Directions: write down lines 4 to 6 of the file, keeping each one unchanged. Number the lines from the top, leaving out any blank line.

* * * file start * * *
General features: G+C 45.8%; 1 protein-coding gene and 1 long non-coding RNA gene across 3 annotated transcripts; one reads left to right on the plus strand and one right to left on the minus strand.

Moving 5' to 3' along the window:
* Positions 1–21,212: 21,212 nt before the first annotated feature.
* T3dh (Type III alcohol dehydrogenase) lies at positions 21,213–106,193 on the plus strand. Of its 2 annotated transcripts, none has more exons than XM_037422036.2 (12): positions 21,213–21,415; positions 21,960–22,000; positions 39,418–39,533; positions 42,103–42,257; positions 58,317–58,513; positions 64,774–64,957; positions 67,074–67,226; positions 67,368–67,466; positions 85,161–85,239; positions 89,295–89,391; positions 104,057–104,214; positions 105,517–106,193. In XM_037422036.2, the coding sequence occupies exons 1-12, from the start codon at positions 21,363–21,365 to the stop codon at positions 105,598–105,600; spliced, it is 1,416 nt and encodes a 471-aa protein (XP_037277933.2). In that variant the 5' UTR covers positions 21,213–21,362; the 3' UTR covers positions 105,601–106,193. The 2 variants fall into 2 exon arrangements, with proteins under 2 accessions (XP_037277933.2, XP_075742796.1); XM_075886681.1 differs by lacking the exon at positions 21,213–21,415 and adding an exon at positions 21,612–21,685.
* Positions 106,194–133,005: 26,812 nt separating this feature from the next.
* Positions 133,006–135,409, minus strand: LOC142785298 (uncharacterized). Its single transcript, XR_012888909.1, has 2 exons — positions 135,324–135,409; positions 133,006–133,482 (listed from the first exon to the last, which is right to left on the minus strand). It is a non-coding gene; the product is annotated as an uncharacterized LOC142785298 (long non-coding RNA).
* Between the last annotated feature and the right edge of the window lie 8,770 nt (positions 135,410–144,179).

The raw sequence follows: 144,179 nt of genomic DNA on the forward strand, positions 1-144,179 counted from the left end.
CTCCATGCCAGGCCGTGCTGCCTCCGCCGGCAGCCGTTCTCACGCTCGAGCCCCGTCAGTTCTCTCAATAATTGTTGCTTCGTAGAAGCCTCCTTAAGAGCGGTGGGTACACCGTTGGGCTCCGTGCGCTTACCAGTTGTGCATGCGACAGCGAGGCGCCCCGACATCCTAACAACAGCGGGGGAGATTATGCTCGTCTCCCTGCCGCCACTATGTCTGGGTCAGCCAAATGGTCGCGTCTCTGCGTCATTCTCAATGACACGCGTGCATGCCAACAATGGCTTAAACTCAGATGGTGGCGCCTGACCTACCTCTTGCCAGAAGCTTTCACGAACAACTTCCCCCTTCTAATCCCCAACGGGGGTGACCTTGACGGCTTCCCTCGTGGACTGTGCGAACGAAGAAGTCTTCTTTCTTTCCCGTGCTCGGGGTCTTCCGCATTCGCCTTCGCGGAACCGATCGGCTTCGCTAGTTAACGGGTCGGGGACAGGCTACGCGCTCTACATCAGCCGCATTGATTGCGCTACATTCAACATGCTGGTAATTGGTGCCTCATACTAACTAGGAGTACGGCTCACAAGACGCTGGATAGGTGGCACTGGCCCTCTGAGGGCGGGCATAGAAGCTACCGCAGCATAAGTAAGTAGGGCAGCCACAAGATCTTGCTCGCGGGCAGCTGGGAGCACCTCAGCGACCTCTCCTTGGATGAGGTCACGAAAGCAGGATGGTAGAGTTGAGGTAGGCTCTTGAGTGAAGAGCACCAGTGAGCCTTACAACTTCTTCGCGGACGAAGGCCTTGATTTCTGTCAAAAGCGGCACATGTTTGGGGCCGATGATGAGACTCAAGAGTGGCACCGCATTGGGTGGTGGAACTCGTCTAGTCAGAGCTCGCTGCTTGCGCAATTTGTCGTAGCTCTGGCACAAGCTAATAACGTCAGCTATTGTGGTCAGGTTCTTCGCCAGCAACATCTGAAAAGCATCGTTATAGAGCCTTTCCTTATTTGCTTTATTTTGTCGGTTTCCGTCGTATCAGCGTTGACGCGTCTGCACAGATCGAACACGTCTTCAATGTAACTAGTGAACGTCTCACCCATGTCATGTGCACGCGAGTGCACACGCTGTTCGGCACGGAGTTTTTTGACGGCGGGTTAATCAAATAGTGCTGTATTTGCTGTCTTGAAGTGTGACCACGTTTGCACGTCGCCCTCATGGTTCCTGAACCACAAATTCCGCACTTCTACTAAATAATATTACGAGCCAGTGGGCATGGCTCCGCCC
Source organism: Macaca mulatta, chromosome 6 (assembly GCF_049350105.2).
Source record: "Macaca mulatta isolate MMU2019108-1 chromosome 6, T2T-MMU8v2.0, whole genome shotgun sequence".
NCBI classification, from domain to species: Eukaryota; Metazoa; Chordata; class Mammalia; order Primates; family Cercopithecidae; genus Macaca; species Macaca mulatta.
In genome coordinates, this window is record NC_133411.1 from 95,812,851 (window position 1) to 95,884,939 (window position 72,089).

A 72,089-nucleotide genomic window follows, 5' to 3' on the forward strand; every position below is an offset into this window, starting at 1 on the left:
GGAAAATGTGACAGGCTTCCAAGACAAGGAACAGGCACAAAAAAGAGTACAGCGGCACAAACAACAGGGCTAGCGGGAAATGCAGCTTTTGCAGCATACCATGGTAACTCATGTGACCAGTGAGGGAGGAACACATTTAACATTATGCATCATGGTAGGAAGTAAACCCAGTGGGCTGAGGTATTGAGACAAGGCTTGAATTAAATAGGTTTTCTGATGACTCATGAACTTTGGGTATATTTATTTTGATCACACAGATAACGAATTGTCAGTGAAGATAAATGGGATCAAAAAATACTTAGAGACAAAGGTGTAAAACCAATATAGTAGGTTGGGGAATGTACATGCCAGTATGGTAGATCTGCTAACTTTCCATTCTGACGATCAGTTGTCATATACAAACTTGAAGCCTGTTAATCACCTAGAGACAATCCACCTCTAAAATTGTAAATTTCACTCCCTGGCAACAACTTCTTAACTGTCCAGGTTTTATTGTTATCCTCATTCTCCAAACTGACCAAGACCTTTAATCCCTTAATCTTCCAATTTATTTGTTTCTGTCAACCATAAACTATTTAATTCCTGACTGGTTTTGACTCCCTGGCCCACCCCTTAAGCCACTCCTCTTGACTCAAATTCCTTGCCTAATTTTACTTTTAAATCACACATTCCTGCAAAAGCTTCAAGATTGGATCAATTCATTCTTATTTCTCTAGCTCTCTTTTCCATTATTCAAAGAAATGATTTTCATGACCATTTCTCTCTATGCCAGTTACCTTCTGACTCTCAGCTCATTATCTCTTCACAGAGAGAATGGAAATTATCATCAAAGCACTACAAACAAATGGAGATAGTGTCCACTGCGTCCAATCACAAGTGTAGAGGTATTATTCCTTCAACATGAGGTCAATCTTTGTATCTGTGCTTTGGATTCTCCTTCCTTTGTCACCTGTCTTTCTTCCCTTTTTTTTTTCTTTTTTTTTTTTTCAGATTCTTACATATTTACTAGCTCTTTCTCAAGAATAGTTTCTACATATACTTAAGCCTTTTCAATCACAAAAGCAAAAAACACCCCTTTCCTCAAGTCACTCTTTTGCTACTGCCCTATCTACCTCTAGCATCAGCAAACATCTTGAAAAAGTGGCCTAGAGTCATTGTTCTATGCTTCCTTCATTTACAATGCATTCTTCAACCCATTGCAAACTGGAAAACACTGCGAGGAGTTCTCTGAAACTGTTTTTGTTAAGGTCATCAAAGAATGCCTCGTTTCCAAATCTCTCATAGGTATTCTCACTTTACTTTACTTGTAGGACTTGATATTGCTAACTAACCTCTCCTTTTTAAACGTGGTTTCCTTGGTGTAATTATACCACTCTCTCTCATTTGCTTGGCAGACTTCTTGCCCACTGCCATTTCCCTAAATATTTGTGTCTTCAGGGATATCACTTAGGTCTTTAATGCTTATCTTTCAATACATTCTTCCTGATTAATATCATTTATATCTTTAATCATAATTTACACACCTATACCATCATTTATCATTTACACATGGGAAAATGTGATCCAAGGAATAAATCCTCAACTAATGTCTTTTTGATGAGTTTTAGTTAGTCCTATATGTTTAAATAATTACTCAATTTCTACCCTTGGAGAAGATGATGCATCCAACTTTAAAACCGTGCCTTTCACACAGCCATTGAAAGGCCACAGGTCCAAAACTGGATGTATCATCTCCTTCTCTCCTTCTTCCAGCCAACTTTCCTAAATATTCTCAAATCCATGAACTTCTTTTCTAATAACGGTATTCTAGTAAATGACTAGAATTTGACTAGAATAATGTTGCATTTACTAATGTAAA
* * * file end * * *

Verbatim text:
* T3dh (Type III alcohol dehydrogenase) lies at positions 21,213–106,193 on the plus strand. Of its 2 annotated transcripts, none has more exons than XM_037422036.2 (12): positions 21,213–21,415; positions 21,960–22,000; positions 39,418–39,533; positions 42,103–42,257; positions 58,317–58,513; positions 64,774–64,957; positions 67,074–67,226; positions 67,368–67,466; positions 85,161–85,239; positions 89,295–89,391; positions 104,057–104,214; positions 105,517–106,193. In XM_037422036.2, the coding sequence occupies exons 1-12, from the start codon at positions 21,363–21,365 to the stop codon at positions 105,598–105,600; spliced, it is 1,416 nt and encodes a 471-aa protein (XP_037277933.2). In that variant the 5' UTR covers positions 21,213–21,362; the 3' UTR covers positions 105,601–106,193. The 2 variants fall into 2 exon arrangements, with proteins under 2 accessions (XP_037277933.2, XP_075742796.1); XM_075886681.1 differs by lacking the exon at positions 21,213–21,415 and adding an exon at positions 21,612–21,685.
* Positions 106,194–133,005: 26,812 nt separating this feature from the next.
* Positions 133,006–135,409, minus strand: LOC142785298 (uncharacterized). Its single transcript, XR_012888909.1, has 2 exons — positions 135,324–135,409; positions 133,006–133,482 (listed from the first exon to the last, which is right to left on the minus strand). It is a non-coding gene; the product is annotated as an uncharacterized LOC142785298 (long non-coding RNA).